One year later: School nurses navigate pandemic
By Don Munsch
Kara Geller has experienced the COVID-19 pandemic firsthand, and she has seen how young people have reacted to the virus over the last year.
Geller has been a nurse for 21 years and is in her 13th year with Wylie ISD. She is the campus nurse at Bush Elementary School.
She contracted the coronavirus over Christmas but has recovered, and she quickly points out she has no desire to contract it again and will do everything to protect herself from the virus. She plans to get the vaccine. Her husband, a firefighter, also contracted and recovered from the virus.
Geller described the last year as “crazy” since the pandemic hit, with nurses putting in a lot of hours. Although the campuses didn’t reopen after spring break, Geller and other nurses were contributing as much as they could, serving lunches to students and doing temperature screenings at graduations.
“We would have nurse meetings every week – virtual – and all during summer we had nurse meetings to try to make a plan,” she said.
Many students were fearful when the pandemic first hit, Geller said, and she thinks the virus has taken a toll on them.
“Any little sniffle or cough (provokes concerns),” Geller said. “I had one student that was so scared she was going to get COVID, she would just break down in tears. But we do constant hand-washing teaching, constant reminders because it is elementary school – pull up your mask, cover your cough. I think as time goes by, the anxiety goes down; it has gone down quite a bit. But with that, so does their guard.”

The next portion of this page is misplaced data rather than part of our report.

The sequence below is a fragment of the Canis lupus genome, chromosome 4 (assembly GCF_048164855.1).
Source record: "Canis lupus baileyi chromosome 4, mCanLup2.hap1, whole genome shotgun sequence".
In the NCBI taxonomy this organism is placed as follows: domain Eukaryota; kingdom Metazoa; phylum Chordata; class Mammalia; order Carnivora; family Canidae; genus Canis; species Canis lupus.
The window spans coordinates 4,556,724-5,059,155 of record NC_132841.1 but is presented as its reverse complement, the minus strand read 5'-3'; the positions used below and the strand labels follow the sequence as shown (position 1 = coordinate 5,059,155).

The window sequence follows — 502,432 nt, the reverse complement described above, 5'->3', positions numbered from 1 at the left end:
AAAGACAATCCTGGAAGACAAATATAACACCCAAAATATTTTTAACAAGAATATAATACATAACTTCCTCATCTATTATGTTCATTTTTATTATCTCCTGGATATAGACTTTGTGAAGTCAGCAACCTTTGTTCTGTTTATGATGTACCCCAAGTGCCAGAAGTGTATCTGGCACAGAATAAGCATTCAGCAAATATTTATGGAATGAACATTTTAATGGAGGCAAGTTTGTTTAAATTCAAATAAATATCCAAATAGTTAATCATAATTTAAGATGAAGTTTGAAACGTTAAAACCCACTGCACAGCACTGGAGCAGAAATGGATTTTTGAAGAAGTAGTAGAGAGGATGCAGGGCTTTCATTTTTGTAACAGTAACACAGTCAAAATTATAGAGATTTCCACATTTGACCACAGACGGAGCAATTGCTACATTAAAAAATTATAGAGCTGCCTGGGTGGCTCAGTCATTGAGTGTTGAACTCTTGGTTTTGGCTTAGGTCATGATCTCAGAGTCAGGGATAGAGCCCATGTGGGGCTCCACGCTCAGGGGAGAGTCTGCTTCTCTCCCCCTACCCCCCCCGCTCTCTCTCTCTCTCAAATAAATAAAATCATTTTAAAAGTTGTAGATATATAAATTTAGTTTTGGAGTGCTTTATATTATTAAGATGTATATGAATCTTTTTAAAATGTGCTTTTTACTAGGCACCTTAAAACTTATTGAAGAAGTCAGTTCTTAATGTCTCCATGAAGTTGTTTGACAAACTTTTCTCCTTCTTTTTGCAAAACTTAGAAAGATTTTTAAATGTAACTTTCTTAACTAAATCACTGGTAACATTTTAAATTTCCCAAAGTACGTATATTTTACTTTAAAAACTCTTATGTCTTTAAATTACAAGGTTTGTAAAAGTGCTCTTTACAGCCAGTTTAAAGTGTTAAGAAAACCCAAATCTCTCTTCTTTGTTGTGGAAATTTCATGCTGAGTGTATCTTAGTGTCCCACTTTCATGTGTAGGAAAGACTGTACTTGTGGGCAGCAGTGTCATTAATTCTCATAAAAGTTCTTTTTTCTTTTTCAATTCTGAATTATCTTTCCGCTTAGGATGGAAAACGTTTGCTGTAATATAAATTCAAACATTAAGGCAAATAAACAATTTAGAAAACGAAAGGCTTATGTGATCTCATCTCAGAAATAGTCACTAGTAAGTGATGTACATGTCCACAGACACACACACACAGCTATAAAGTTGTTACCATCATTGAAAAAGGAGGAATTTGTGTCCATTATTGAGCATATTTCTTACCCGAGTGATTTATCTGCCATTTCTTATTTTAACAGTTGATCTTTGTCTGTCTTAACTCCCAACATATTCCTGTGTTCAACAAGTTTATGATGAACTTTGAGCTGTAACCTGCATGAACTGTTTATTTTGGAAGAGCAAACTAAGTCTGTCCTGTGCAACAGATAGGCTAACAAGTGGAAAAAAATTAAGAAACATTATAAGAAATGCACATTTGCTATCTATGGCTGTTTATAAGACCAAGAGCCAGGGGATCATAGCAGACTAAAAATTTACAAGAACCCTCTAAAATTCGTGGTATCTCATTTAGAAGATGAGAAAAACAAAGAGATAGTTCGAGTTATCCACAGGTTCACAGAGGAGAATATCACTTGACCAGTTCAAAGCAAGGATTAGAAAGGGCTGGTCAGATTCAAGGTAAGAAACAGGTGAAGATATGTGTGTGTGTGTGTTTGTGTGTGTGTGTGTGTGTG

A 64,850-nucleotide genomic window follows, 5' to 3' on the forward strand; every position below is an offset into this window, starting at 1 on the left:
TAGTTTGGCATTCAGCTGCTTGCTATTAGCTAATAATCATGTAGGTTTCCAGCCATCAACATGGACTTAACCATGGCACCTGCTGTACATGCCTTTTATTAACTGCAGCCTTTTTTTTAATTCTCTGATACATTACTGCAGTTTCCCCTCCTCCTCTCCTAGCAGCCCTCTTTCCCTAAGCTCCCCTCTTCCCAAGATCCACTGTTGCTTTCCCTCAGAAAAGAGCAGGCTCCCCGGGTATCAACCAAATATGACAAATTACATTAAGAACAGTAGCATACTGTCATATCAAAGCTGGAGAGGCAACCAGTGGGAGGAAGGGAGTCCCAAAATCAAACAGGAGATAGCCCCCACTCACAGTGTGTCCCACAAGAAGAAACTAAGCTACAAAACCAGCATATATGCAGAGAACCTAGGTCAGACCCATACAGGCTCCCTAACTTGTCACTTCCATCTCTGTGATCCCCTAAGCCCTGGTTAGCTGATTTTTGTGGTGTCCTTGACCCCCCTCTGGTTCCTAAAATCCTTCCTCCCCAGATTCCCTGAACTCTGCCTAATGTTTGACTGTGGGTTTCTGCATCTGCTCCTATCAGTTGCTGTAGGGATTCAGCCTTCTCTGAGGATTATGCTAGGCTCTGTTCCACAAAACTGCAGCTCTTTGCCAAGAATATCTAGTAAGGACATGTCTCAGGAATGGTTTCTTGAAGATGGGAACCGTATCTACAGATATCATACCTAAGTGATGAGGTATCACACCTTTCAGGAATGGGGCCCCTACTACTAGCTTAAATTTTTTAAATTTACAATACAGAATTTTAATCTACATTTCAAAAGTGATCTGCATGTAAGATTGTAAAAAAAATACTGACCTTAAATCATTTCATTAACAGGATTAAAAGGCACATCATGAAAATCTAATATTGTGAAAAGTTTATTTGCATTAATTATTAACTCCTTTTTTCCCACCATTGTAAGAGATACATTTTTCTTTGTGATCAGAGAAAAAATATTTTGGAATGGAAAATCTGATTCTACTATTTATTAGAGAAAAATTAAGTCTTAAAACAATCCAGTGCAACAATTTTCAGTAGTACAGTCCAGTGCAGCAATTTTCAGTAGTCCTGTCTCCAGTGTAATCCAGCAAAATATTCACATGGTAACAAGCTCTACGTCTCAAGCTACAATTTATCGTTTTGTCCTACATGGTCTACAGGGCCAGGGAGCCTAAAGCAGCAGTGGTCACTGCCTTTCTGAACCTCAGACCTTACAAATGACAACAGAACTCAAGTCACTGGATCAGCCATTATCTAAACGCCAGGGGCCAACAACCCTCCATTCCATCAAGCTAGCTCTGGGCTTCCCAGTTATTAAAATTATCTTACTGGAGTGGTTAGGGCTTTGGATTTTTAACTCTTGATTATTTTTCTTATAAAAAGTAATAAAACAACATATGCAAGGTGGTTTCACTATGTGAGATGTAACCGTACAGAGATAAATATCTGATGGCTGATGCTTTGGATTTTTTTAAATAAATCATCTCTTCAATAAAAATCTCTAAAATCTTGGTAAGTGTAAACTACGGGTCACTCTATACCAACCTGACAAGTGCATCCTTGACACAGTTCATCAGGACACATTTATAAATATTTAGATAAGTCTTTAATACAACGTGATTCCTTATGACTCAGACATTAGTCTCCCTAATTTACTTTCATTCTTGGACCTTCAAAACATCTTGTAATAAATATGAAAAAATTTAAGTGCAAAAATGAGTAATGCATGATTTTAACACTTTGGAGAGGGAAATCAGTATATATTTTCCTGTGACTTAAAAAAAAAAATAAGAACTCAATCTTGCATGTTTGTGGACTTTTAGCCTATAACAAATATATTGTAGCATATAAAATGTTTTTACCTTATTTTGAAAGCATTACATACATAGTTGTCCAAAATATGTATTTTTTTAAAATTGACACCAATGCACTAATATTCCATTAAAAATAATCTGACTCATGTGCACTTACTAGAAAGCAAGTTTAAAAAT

So teachers have to remind students to follow guidelines, but students are getting more comfortable, says Geller.
With school in session, Bush has some students learning from home, the nurse said. For those students on campus, the teachers have become conversant in distinguishing which students to send to the nurse’s office. The emphasis centers on keeping the nurse’s office available for sick kids and not expose those students to kids who are well.
Geller said she wants to be available to teachers in the event they need to send students to her office.
If students have a cough and a fever, then nurses follow guidelines on recommendations, said Geller. The student can stay home for 10 days, get a negative COVID-19 test or return with an alternate diagnosis from a doctor.